Business and Operations
Food industry fighting grocery retailers ‘arbitrary fees’
August 7, 2020 By Bakers Journal
The latest round of fees introduced by large grocery retailers on their suppliers has attracted coverage in the news media over the past week. Canada’s premier food industry associations have announced their intention to fight arbitrary fees and call for a more equitable system.
The Canadian Federation of Agriculture, the Food and Consumer Products of Canada, Food and Beverage Canada, Canadian Horticultural Council, The Canadian Beverage Association, Dairy Processors Association of Canada and the Baking Association of Canada are banding together to fight for Canada’s food security and economic well-being.
President and CEO of the Baking Association of Canada, Paul Hetherington, stated that this is of particular relevance to Ontario, as it is home for 40 per cent of the food manufacturing in Canada. The food industry’s press release stated, “an ever more concentrated and powerful retail sector versus a food production and processing sector that is being weakened to unsustainable levels was precisely what led the UK Government in 2009 to intervene and legislate against inappropriate practices through the introduction of a ‘Groceries Supply Code of Practice’.”
“We need leadership, out of the province of Ontario, to adopt such a code,” said Hetherington with regards to the Groceries Supply Code of Practice. “The whole intent here is to level the playing field. We’ve got struggling food manufacturing sectors and that includes Bakers. I was on the phone this morning with one [bakery], they’re down by 30 per cent.”
This is occurring at a time when farmers and food and beverage processors are already facing a complex web of fees and penalties in their relationships with large grocery retailers, in addition to managing the on-going impact of Covid-19 on Canada’s food system.
Arbitrary fees and penalties imposed by large grocery retailers on Canadian farmers and food and beverage processors negatively impact Canadian consumers as it results in lower investments and product innovation. Requiring food and beverage suppliers to cover the cost of investments in retail stores will come at the expense of the farmers’ and processors’ own investments in their Canadian facilities. What’s more, it will also reduce revenues for Canadian farmers. There is no scenario under which these arbitrary fees and penalties will benefit Canadians. On the contrary, they will ultimately impact Canada’s food security, as small and mid-sized farms and food processors already struggle to continue participating in this retail environment.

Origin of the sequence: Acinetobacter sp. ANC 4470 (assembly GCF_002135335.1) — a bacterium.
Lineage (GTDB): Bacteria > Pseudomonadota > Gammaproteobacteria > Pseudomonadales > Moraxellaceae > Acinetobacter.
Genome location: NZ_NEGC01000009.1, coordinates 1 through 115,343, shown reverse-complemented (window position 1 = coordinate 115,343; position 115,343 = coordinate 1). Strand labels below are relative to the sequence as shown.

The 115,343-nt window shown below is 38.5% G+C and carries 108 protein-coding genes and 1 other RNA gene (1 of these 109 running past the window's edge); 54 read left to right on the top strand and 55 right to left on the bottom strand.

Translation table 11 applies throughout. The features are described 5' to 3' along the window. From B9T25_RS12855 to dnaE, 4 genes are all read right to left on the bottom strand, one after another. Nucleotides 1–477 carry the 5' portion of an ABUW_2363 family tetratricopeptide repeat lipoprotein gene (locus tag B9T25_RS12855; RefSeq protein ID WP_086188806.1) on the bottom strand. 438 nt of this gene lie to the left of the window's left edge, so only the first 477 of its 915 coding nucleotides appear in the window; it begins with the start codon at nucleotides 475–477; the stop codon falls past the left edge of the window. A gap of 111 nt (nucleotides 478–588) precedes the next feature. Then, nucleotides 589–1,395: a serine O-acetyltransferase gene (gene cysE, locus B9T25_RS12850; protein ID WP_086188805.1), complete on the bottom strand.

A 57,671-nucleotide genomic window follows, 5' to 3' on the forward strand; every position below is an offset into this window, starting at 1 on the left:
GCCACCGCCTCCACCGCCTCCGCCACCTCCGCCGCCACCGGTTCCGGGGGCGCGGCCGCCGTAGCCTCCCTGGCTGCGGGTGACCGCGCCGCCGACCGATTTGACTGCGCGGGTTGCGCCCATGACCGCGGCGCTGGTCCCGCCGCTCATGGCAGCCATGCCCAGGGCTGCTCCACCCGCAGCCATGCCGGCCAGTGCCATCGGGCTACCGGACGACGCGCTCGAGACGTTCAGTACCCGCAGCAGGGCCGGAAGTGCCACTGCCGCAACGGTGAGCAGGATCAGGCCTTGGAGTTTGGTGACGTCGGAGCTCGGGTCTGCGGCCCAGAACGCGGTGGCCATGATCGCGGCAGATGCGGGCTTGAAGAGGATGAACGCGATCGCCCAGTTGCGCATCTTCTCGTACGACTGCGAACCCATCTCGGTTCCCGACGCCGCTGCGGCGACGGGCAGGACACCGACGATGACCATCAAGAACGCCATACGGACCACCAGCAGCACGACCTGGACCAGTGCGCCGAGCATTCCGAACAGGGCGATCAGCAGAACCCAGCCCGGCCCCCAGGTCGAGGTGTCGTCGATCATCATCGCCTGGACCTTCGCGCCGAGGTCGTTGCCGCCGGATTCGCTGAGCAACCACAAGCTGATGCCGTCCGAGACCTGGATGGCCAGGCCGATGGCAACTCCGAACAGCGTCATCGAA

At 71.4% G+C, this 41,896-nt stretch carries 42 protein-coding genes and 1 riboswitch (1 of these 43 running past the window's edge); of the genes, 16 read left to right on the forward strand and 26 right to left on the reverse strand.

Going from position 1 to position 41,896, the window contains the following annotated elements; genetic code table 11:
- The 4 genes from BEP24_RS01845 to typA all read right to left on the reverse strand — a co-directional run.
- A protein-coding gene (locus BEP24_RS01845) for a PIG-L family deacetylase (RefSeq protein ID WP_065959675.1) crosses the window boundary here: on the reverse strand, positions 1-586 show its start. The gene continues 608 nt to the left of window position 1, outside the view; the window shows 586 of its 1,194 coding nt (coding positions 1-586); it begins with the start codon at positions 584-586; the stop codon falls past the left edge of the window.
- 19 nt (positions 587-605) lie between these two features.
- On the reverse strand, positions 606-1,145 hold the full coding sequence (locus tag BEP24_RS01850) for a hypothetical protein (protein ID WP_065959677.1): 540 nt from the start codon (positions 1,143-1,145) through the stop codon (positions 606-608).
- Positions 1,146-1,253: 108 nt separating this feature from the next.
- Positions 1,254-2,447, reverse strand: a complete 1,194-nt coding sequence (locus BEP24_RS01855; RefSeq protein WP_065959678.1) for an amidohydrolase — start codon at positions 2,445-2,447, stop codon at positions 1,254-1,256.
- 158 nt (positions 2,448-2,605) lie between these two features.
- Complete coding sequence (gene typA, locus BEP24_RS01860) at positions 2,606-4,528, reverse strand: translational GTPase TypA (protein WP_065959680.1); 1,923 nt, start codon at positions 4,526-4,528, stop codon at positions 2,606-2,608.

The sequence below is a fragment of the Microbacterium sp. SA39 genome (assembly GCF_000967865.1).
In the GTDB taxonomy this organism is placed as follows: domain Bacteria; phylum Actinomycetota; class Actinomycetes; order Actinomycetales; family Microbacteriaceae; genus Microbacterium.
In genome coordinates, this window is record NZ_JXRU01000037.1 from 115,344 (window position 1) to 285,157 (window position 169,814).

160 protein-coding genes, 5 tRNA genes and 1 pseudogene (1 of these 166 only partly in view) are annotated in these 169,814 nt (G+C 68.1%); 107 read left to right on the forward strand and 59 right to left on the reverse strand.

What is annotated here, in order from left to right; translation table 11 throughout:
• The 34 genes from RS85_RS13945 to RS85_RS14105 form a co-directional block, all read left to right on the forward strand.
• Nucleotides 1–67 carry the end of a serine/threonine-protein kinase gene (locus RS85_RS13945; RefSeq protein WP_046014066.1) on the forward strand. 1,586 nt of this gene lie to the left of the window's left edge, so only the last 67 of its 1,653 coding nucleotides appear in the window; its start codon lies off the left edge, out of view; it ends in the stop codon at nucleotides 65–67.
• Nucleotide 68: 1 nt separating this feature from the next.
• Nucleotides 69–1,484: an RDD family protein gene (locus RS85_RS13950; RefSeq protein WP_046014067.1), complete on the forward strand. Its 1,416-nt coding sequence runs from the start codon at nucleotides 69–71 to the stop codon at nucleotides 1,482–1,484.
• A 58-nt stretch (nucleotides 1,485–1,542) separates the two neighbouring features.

Hetherington said, “the COVID pandemic means many bakeries are dealing with substantial reductions in revenue. And on top of which we now have these arbitrary fees being imposed. This brings the sustainability of the industry into question.”
This is an issue of strategic importance for Canada’s food security. The associations are call on the federal and provincial governments to implement a code of practice in Canada to check this arbitrary conduct from large grocery retailers, review all current fees, penalties, and after sale deductions, and to protect Canada’s agri-food sectors. Governments must heed the lessons of the successful UK experience in rebalancing competitive forces in the food sector.
In the words of the U.K. Competition Commission 2008 final report on supplies of groceries: “…we found that the transfer of excessive risk and unexpected costs by grocery retailers to their suppliers through various supply chain practices if unchecked will have an adverse effect on investment and innovation in the supply chain, and ultimately on consumers.”
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